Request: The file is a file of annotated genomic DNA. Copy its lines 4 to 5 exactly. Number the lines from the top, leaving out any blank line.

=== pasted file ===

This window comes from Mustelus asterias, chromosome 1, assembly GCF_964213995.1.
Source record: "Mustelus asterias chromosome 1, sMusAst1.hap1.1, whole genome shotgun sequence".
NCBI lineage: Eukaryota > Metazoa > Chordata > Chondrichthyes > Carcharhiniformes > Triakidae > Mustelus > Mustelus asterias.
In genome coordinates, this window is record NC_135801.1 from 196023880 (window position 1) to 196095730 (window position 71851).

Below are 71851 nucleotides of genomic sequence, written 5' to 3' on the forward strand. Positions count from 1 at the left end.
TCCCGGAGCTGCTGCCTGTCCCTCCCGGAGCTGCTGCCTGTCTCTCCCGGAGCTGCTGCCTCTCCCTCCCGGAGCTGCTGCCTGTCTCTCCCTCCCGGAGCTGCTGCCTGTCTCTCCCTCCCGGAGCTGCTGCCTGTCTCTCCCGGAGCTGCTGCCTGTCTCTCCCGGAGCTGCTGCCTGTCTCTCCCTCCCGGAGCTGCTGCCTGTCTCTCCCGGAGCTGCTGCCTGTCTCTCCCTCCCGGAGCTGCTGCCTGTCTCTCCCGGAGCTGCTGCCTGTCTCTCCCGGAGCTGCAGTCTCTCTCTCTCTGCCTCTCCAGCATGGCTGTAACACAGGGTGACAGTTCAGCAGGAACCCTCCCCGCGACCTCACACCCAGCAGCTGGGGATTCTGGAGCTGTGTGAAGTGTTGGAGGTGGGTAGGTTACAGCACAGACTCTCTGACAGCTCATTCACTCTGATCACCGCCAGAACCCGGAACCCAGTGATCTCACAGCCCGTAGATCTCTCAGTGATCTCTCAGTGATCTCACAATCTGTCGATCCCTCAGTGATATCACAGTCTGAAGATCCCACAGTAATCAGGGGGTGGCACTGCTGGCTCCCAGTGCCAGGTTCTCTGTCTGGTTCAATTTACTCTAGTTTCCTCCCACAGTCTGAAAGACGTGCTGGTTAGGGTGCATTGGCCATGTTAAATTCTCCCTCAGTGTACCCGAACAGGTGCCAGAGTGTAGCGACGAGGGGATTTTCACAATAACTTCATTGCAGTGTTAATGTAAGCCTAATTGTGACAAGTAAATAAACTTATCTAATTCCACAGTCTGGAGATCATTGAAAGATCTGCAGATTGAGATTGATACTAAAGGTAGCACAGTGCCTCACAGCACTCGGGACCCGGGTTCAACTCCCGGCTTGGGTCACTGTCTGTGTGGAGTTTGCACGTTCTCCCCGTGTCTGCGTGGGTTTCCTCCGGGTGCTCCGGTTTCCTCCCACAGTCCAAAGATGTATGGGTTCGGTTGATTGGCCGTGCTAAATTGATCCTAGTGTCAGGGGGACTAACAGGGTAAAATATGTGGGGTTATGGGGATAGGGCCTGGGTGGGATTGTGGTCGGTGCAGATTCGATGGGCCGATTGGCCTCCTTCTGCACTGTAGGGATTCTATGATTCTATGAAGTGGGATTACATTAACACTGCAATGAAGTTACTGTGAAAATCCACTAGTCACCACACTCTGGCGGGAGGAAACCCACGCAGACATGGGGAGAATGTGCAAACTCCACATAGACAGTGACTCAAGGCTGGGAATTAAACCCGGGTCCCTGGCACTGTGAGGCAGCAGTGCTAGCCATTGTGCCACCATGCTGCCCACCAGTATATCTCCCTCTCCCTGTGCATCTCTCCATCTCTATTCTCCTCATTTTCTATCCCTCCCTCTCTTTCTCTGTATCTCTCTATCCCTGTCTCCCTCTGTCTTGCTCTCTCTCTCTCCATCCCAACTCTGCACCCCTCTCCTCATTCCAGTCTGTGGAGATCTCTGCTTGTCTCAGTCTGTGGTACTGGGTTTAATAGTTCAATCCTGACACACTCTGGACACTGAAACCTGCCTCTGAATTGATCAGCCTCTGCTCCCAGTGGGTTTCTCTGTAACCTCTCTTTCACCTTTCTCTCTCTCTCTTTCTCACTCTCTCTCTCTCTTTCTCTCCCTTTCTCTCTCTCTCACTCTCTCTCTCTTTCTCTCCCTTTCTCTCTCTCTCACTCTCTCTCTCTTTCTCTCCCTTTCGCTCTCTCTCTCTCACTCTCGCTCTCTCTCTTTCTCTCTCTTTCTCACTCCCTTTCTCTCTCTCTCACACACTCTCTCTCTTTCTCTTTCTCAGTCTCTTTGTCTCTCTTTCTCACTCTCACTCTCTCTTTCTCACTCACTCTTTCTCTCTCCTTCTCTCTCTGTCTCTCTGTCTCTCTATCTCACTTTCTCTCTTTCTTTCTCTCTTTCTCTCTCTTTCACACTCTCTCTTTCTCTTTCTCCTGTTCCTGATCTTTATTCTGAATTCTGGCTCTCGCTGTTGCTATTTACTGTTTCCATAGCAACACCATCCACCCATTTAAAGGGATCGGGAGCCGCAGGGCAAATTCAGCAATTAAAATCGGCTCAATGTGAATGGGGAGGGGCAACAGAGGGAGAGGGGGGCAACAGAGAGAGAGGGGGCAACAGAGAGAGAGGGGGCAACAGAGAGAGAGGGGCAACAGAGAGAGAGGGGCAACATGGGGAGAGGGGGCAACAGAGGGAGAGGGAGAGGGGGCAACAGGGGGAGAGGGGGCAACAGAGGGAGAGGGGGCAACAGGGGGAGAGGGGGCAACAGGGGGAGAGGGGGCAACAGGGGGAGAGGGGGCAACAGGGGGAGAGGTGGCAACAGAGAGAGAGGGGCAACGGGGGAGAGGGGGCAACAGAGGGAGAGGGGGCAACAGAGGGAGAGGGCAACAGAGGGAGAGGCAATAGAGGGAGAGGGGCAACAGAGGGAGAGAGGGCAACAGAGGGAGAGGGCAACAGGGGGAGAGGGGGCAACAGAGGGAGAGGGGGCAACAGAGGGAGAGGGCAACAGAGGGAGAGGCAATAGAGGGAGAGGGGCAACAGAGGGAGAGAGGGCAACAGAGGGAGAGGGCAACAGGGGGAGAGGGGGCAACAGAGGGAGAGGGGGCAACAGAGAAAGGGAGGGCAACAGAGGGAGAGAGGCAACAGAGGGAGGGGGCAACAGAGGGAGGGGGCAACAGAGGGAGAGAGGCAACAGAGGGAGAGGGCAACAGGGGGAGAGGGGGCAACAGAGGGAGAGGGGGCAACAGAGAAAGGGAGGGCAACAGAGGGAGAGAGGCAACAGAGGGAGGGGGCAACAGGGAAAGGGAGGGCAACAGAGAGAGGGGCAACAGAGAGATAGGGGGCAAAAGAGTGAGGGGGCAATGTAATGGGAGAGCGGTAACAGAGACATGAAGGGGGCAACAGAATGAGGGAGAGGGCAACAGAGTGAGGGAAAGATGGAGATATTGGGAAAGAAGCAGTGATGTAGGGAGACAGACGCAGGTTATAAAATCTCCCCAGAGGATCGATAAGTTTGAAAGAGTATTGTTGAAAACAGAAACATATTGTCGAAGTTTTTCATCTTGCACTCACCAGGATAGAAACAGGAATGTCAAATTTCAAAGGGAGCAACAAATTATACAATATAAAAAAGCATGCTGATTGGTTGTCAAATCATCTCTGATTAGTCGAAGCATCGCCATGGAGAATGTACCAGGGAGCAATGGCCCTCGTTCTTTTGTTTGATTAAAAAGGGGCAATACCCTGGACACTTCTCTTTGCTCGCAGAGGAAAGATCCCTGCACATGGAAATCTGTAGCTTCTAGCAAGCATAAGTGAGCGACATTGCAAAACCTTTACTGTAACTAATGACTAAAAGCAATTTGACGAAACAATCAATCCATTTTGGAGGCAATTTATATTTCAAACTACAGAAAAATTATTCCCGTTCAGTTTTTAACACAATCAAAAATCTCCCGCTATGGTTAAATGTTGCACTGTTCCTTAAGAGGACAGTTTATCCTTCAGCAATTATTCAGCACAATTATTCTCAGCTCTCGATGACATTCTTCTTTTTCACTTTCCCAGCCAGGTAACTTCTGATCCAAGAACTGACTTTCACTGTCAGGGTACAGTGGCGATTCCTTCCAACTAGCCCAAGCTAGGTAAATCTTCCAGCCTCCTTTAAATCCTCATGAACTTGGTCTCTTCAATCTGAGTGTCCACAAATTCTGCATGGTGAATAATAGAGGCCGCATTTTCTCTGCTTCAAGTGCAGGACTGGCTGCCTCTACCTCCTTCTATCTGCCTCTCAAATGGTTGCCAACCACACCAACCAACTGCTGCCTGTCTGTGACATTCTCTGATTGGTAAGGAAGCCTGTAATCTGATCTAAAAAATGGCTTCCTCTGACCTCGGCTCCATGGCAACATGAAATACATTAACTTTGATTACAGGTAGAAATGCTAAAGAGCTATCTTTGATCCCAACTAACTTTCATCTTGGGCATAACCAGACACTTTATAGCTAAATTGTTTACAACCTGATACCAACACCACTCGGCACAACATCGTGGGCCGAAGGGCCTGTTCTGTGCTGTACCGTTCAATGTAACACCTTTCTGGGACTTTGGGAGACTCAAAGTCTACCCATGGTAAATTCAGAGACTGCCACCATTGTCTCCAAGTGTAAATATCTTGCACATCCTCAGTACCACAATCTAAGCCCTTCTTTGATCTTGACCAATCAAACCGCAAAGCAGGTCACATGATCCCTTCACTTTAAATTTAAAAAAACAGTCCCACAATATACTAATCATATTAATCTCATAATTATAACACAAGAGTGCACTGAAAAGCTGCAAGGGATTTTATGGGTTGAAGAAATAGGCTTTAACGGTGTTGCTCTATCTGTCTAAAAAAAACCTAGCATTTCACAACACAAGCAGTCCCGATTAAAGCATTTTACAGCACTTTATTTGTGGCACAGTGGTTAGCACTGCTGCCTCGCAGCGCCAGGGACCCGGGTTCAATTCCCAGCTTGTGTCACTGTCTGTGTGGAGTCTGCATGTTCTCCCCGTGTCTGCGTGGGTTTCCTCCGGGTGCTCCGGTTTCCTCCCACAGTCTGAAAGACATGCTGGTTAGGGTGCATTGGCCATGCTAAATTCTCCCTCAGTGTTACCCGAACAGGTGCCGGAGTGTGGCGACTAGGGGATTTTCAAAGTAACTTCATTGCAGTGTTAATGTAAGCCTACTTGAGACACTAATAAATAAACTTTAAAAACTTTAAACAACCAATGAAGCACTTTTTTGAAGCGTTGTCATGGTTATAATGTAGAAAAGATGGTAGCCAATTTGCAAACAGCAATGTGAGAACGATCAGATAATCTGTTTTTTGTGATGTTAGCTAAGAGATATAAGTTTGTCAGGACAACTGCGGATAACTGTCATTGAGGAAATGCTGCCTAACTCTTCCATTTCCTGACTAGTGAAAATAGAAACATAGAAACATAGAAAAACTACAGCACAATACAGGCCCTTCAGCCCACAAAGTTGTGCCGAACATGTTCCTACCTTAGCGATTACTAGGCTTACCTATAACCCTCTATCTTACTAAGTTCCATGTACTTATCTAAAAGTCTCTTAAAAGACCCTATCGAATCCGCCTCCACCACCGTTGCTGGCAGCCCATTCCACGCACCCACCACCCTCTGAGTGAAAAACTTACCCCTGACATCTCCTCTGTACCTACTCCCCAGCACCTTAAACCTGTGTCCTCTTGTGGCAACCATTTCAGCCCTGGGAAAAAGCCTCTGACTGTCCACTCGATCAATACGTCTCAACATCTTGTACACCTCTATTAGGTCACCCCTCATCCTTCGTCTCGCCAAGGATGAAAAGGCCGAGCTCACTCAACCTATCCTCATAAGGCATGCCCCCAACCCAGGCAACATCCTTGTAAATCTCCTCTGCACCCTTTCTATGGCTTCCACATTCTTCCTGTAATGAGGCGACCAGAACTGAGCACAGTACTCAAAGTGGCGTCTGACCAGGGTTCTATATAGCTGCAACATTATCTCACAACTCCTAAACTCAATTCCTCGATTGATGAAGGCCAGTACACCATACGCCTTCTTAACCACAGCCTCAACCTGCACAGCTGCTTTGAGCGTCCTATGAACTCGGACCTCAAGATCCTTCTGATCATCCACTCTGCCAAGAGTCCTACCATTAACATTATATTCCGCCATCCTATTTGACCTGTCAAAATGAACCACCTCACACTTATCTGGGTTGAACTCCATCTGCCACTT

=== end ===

In genome coordinates, this window is record NC_135801.1 from 196023880 (window position 1) to 196095730 (window position 71851).

Below are 71851 nucleotides of genomic sequence, written 5' to 3' on the forward strand. Positions count from 1 at the left end.